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Hackathon Project #7: Tactile Sidewalk Wayfinding Strip


A continuous tactile path on all sidewalks that provides wayfinding to and contextual, place-based information about the nearest transit stop.

Use cases

  • Someone new to the neighborhood who is blind or partially sighted follows a path from their hotel to a nearby bus stop.
  • Someone who’s looking down at their phone notices that a crosswalk is coming up because of the tactile cue they’re stepping on.

This prototype must include

  • Indicate the direction of the nearest transit stop and provide warnings about crosswalks beginning / ending.
  • Must be able to integrate with the existing modular hexagonal paver system. These should be per-paver systems (either toppers for pavers or actually cast into the pavers themselves - this last option would require a limited number of types of wayfinding pavers to be defined).
  • Designed to be at least 2m away from potential vehicle or faster traffic in the center of the street.
  • Should be detectable with a white cane or with feet in shoes.
  • Should be immediately intuitive what different tactile indicators mean.

This prototype could optionally include

  • Could integrate with autogenerated beacon messages to give auditory complement to tactile wayfinding features.
  • A color coding system (ideally high-contrast) that makes the strip visually significant as well.
  • Include a system of differentiated textures to indicate more comprehensive wayfinding directions (distance to feature “30 more meters to the bus stop” or the corner, changes in direction “right turn ahead” and changes in walking context “entering crosswalk”) and information about the feature (“bus stop for Line A going north every 30 minutes”).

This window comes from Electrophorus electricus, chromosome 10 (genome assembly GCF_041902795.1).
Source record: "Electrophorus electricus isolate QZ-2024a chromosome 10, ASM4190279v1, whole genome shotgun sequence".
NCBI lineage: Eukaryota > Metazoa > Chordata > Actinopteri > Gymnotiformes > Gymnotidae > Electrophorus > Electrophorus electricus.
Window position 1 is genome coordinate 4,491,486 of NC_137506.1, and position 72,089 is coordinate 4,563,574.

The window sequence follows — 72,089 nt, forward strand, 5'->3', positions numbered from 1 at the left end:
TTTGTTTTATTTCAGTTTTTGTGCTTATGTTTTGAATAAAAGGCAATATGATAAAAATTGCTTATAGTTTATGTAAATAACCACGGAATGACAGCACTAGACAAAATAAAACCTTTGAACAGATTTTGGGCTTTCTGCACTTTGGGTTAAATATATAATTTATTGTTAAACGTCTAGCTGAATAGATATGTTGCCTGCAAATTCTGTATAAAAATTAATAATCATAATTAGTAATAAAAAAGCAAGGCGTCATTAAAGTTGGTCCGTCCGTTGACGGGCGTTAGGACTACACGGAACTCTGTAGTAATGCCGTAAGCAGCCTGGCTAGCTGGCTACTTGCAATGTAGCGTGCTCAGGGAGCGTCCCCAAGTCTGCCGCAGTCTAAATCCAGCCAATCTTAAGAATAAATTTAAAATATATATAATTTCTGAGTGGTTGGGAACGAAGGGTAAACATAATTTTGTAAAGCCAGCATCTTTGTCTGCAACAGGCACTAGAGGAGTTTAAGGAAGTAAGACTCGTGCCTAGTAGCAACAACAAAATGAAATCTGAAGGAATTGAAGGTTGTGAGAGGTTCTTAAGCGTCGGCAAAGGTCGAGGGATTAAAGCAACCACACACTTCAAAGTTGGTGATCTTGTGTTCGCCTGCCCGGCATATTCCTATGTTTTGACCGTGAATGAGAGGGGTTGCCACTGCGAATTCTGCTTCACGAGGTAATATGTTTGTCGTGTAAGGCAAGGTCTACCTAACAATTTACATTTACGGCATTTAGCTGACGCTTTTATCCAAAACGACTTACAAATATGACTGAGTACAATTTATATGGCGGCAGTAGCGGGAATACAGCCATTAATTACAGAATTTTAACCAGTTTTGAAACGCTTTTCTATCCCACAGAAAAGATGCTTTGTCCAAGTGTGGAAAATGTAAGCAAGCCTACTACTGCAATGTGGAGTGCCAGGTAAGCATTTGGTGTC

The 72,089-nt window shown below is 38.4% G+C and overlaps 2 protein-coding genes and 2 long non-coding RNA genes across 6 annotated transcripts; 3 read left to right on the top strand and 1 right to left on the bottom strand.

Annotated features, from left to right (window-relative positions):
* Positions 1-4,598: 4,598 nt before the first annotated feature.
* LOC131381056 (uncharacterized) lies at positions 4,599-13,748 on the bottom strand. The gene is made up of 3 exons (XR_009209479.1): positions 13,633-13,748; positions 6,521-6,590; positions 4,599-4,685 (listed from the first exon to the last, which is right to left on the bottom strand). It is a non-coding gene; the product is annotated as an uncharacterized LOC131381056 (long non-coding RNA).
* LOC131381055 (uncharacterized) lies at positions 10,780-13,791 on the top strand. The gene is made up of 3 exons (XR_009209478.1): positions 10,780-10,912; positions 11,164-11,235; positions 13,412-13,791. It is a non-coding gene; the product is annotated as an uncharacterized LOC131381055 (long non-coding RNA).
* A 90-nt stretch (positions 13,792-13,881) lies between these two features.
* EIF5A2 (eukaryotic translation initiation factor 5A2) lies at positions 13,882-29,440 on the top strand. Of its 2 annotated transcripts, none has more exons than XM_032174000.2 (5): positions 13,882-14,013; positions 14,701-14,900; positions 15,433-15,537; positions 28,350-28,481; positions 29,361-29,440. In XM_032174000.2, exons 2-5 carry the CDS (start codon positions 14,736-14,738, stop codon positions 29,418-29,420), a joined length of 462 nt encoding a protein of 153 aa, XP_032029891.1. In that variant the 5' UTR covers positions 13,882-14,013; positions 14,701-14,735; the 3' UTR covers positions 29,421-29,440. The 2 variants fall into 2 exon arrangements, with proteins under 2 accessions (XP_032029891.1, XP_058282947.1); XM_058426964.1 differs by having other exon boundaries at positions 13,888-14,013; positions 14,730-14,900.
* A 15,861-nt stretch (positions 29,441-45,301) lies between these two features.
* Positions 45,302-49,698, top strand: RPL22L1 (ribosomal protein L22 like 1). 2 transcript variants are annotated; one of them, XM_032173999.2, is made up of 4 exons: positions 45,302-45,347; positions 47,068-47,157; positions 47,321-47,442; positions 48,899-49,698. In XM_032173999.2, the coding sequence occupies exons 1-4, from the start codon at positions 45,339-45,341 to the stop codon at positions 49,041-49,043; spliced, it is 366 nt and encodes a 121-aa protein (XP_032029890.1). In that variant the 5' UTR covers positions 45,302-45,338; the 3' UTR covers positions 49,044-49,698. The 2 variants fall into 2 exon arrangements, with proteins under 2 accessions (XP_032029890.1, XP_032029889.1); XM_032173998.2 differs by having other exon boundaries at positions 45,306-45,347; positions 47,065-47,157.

Major risks to work on/ What do we hope to learn

  • How wide should this be?
  • How many different kinds of tactile pavers are needed? Which textures work best (e.g. nested arrows, oriented patterns (dash, dot, space - always follow the dashes)
  • Should the system be a modular component that attaches to the pavers, or a series of modified pavers (with specific textures)?
  • How much information can be conveyed through tactile textures felt by foot or cane.
  • Will people bump into each other if there is only one line in the sidewalk to follow?
  • Is the system universal, direction or impractical since all wayfinding needs to be specific to origin/destination?
  • How many people can use it at once?
  • How tall should these indicators be?

Hardware/materials needed

  • Foamcore or thick 4-ply museum board or hard plastic material to cut into textures (thin enough to roll over, but thick enough to be felt)
  • Templates for basic texture shapes (dots, lines, grids, etc.)
  • Base material to set textures on (paper or real wood paver covers)
  • X acto knives
  • Rulers
  • Colored paper, paint or markers
  • Painters tape to space out other elements of the street

Special skills needed

  • Ability to cut, tape and glue
  • Ability to test with wheels

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